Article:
Do Not Walk In Pride

Do Not Walk In Pride

January 22, 2023

Series: Old Testament

Book: Daniel

Bible Passage: Daniel 4:1-37

There is a modern Christian song, called Still that uses a lot of metaphorical language so it might not be the best song to teach theology but there is a very beautiful line in the lyrics, it says Father you are King over the flood I will be still knowing you are God. It is such a lovely description of a very important truth many things are happening in the human world. There are good things and there are bad things, there are things we can control, and there are things we cannot control. Some things happen as they planned some events come as a total surprise. There are things we don’t want to happen; they end up happening. There are things we try our best to hold on to, we end up losing. The song summarizes all these things into one word “flood”. A flood overwhelms our ability, in this flood we are being tossed and turned. When life seems like a flood where can we anchor ourselves? It is God while everything in life is shifting, God remains unchanged, and He rules above the flood unchallenged in the uncertainties and frustrations of life. God calls us to let go of ourselves and to put God first in life to humble ourselves and to put our trust in Him. This is what Daniel 4 is all about. God calls us to humble ourselves and to trust Him. God who rose above the flood, God’s rule is sovereign. This means that nothing escapes His full control, nothing happens unless He allows it. God does not only rule over nature He also rules over mankind He directs the hearts of kings. Nations rise and fall according to his will. God calls us to understand who He is and who we are, so that we would come to him and worship him in humility. In the Book of Daniel, we see two groups of people that respond very differently to the sovereignty of God. The first group is Daniel and his friends, they strongly believe that God has full control over all human events even when their country Israel was destroyed by Babylon, even when they were taken to Babylon as slaves. They never once doubted God’s sovereignty. Why did they trust in God? It is because God had told them beforehand (see Jeremiah 25) that Babylon would conquer Israel and that they would be taken to Babylon as slaves. But God also promised to take care of them in Babylon, and not only that God promised to bring them back to Israel after 70 years. Daniel and his friends trusted in God’s sovereignty and this trust in God gave them three important treasures.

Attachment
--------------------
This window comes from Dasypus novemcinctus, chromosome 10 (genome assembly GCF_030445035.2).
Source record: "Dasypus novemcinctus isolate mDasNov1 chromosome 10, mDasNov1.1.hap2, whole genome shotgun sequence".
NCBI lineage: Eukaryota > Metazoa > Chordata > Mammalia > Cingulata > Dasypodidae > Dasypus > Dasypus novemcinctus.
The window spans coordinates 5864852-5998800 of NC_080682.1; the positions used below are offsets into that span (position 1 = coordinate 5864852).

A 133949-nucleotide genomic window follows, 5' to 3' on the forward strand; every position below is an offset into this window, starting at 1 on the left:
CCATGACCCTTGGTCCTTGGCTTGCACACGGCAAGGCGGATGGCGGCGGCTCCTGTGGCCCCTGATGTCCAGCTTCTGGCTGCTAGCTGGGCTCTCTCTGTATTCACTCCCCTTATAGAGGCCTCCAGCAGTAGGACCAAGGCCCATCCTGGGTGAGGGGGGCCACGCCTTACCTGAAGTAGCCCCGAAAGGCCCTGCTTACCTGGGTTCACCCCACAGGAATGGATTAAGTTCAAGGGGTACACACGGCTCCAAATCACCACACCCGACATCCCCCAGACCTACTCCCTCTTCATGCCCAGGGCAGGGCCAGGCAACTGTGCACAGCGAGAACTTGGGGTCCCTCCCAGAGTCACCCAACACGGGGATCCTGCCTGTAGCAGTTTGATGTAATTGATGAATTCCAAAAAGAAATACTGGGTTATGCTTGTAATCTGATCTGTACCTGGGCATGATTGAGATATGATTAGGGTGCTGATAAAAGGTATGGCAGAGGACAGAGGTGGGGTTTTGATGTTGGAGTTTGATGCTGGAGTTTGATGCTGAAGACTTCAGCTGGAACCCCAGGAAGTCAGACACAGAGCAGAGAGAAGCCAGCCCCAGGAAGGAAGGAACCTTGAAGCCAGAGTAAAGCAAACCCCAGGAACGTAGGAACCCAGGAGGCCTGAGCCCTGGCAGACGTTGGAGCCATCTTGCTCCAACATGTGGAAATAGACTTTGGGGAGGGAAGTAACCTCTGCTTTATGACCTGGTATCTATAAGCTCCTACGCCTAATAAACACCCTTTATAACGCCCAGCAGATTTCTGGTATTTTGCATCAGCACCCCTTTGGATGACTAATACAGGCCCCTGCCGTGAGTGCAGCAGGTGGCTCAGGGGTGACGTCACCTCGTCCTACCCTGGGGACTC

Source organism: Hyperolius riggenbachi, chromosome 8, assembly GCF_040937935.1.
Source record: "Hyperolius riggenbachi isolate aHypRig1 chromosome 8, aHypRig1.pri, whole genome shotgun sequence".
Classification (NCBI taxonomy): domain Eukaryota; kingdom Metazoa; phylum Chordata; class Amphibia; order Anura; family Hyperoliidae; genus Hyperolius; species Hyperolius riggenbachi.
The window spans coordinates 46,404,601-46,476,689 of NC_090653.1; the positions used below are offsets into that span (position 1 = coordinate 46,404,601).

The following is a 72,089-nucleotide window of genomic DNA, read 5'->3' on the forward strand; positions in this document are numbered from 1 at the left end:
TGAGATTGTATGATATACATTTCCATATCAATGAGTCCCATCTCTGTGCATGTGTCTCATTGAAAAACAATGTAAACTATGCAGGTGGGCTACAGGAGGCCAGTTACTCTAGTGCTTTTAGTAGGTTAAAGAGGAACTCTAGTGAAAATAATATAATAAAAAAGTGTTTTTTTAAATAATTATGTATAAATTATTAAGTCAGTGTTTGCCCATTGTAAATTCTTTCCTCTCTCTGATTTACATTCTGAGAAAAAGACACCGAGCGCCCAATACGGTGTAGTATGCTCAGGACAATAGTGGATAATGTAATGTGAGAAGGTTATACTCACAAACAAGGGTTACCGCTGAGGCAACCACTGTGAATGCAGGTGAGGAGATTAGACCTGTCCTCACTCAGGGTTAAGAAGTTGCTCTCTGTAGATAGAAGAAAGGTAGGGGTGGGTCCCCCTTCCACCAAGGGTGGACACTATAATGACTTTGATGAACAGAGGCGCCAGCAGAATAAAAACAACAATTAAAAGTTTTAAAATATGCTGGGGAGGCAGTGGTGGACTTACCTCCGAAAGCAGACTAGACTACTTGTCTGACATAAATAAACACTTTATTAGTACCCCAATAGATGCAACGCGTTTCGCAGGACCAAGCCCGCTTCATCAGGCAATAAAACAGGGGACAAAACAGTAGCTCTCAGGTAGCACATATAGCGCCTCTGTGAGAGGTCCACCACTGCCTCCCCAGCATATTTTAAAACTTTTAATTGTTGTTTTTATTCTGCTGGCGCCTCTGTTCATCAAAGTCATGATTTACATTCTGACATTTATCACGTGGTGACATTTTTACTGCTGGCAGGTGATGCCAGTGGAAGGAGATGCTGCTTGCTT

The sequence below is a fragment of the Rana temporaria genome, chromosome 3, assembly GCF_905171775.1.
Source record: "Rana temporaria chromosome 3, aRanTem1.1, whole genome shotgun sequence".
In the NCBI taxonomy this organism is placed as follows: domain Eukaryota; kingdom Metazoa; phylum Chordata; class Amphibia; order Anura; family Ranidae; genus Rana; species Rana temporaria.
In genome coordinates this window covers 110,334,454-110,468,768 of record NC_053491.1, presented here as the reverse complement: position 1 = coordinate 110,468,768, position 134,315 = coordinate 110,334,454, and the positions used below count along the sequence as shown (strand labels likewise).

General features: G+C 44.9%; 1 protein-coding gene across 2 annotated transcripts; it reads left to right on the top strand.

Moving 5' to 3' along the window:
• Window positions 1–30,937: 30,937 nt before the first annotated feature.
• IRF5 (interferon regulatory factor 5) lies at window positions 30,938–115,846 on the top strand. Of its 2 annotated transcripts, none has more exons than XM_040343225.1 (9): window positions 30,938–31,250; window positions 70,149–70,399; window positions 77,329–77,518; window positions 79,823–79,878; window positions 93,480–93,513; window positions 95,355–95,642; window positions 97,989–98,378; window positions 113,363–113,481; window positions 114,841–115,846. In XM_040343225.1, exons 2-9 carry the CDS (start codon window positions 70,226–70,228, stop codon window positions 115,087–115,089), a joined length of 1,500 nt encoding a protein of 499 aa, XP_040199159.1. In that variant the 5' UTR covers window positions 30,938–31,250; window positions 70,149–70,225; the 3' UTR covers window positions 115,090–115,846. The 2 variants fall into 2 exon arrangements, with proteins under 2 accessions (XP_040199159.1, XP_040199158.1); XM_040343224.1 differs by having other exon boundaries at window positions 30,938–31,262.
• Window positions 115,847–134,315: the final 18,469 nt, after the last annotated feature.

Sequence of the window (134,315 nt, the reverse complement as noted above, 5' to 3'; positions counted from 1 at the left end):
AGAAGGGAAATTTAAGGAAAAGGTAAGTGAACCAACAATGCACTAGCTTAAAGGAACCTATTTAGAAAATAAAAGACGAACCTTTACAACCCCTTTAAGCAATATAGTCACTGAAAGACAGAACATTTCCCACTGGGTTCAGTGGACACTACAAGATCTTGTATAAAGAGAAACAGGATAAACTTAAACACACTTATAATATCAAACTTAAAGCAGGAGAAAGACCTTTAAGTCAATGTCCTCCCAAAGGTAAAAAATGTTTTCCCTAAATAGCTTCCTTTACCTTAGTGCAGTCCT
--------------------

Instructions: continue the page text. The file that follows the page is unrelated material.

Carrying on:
Firstly, it gave them hope they knew that God would fulfill his promise and bring them home. Secondly, it gave them peace. They understood that all the dangers and challenges they faced in life came from God, and whatever they faced God was there with them. Lastly it gave them humility no matter how high the position in Babylon was, they never put their trust in political power in authority or in their relationship with the queen with the king, because these things are not permanent. More importantly these things came from God in the first place, so why trust these things when you can trust the sovereign God. On the other hand, we see a second group of people in the Book of Daniel. There were those who achieved great things in life who have earned everything on earth that people desired. They have wealth, fame, and power. They live in big mansions, every meal was fine dining, they married the most beautiful women, whenever people saw them bowed down and paid their respects. They were the great kings in Daniel’s time because their achievements were rarely matched by other humans. They were very proud because their armies were strong, and their city walls were high. They trusted in their own power because they could kill someone or pardon someone by a simple command. They felt like gods among men.